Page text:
Reducing waste through upcycling, repurposing, refashioning and reloving.

Showing posts with label zero waste living. Show all posts
Showing posts with label zero waste living. Show all posts

Reusable Advent Calendar and DIY Holiday Cards

Season's greetings fab friends! I realize that it's a bit late to be sharing an idea for a reusable advent calendar, but hey... maybe it'll provide some last-minute inspiration for some of you! And the embroidered cards are super-easy to make, so it's not too late to try them.

In case you hadn't noticed, the theme this year is YARN. I wondered just how far I could stretch a single ball and I already have my answer: far! Nope, not spinning you a tall tale... everything you see below was done with one ball and I have plenty left to finish this year's batch of cards.

Up first: instructions for the cards. Scroll down for the advent calendar tutorial!  

March Upcycling Madness

This year I've been participating in Joanne Hawker's #MarchMeetTheMaker challenge on Instagram. As I write this post, the month is drawing to an end and the challenge is closing in on 453,000 posts!

Overall it's been an eye-popping, inspiring experience... but Day 11 was the biggest day for me. The challenge prompt that day: reducing waste. I spent the whole damn day on Instagram - no exaggeration. Not only did I interact with hundreds of new-to-me, waste-conscious makers, I ended the day truly pumped by the number of people who expressed concern about their packaging waste, noted that they're using clean energy, and pointed out that, outside of their businesses, they do everything they can to avoid single-use plastic etc.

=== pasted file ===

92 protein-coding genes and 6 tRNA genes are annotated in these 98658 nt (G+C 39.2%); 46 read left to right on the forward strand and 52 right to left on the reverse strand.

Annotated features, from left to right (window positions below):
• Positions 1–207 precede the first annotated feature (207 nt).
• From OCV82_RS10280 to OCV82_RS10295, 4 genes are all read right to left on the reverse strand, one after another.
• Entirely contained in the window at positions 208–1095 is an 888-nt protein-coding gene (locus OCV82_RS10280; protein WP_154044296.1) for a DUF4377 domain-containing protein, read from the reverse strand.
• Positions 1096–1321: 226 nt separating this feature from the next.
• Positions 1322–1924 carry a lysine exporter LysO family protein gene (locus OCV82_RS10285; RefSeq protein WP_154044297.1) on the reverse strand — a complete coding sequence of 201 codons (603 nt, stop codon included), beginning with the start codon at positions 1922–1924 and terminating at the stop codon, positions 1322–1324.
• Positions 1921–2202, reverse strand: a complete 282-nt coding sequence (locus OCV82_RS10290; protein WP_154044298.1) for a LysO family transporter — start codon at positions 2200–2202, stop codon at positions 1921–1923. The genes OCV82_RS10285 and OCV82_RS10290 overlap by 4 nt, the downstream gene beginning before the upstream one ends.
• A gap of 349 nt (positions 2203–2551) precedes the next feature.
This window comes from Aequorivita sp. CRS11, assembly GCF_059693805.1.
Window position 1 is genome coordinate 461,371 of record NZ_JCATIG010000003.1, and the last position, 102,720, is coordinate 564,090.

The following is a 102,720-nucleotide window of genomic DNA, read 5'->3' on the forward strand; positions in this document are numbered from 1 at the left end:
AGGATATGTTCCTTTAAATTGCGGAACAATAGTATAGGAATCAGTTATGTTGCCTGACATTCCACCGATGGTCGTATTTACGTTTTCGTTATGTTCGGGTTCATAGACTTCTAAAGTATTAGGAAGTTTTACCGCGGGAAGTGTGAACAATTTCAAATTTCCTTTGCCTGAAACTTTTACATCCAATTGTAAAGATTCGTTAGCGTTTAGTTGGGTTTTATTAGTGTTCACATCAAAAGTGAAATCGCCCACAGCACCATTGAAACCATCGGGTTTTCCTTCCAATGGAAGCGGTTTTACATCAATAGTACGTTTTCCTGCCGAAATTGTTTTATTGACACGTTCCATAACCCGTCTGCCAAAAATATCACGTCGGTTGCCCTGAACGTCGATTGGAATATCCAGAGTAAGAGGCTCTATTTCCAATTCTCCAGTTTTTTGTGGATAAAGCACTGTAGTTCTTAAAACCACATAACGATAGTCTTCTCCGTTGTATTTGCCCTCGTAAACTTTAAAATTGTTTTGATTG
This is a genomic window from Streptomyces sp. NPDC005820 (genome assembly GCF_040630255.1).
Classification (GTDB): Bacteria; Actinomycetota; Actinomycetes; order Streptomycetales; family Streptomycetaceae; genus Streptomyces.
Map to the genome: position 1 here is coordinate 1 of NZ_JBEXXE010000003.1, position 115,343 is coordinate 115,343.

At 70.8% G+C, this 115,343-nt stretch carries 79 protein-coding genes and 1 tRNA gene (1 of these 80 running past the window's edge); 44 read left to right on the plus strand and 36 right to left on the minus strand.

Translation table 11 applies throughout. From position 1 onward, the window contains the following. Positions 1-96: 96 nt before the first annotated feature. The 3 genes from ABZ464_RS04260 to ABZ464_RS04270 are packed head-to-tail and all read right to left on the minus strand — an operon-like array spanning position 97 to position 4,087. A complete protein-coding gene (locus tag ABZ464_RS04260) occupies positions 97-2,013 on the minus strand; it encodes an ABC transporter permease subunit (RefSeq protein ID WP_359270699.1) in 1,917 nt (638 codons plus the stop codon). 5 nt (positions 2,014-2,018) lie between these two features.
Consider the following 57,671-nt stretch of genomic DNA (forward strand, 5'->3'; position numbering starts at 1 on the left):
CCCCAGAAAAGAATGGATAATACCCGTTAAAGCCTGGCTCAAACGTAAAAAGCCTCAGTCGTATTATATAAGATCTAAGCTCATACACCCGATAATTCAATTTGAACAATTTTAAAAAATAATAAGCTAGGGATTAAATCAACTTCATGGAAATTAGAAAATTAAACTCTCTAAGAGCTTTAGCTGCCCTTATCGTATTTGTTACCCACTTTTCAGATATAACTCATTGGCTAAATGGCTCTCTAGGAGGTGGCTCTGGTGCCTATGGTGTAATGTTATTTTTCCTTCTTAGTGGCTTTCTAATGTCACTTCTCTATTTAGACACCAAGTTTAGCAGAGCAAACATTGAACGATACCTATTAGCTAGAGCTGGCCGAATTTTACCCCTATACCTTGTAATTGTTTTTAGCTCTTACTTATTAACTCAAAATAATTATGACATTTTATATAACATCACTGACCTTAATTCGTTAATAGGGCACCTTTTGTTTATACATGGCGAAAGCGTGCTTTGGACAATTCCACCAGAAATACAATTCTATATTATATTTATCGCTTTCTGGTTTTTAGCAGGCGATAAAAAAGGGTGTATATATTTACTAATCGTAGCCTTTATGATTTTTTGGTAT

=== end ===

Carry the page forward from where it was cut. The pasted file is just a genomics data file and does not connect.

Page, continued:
Below are just a few of the makers who stood out. The big takeaway: if you don't already have enough reasons to support small, solopreneurs, here's another one. The stuff they bring into the world is not only made with care. It's made with a conscience.

What’s pearly white and green all over? Tom’s of Maine toothpaste!

Thank you Tom's of Maine for sponsoring this post.

When I committed to trimming my waste in 2016, I happily replaced my plastic toothbrush with one made from bamboo and started making my own deodorant. I did not, however, commit to DIY toothpaste - I’ve had too many issues with my mouth over the years. What I did, instead, was switch to Tom’s of Maine.

Why Tom’s? Because besides being a leading natural products company, they are committed to sustainable practices across the board. The Tom’s of Maine Stewardship Model guides every decision the company makes ensuring that ingredients, processing and packaging meet rigorous standards for being natural, sustainable and responsible. The company has published zero waste goals and all their packaging is recyclable through a partnership with TerraCycle or participating municipalities.

45 ways to make less trash.

At the beginning of 2016, I committed to trimming my waste. After years of using this blog to gently reinforce the message that mindless consumerism is a problem, I decided to take off the gloves. Inspired by the zero-waste movement, I joined Be Zero's #makelesstrash2016 challenge and declared my intention for the year: to trim my waste. Because we are literally consuming ourselves. And we need to wake up.

Thanks to the generous (and robust) zero-waste community I've become a part of, I'm reminded often to stop worrying about the word "zero". Zero waste is an industrial term being applied to a lifestyle. It refers to a circular-based economy where we design without waste as an end product. We don't yet have the infrastructure, laws, or consumer demand to move us from our current linear economy to something circular. Zero waste is a goal - the lifestyle is not to be taken literally. That's why we need to educate ourselves on materials, on resources, and on how we can give companies the incentive to make change. We have to simplify and become resourceful, thrifty, and community-centered again. We have to rethink the way we consume. And we have to make less trash.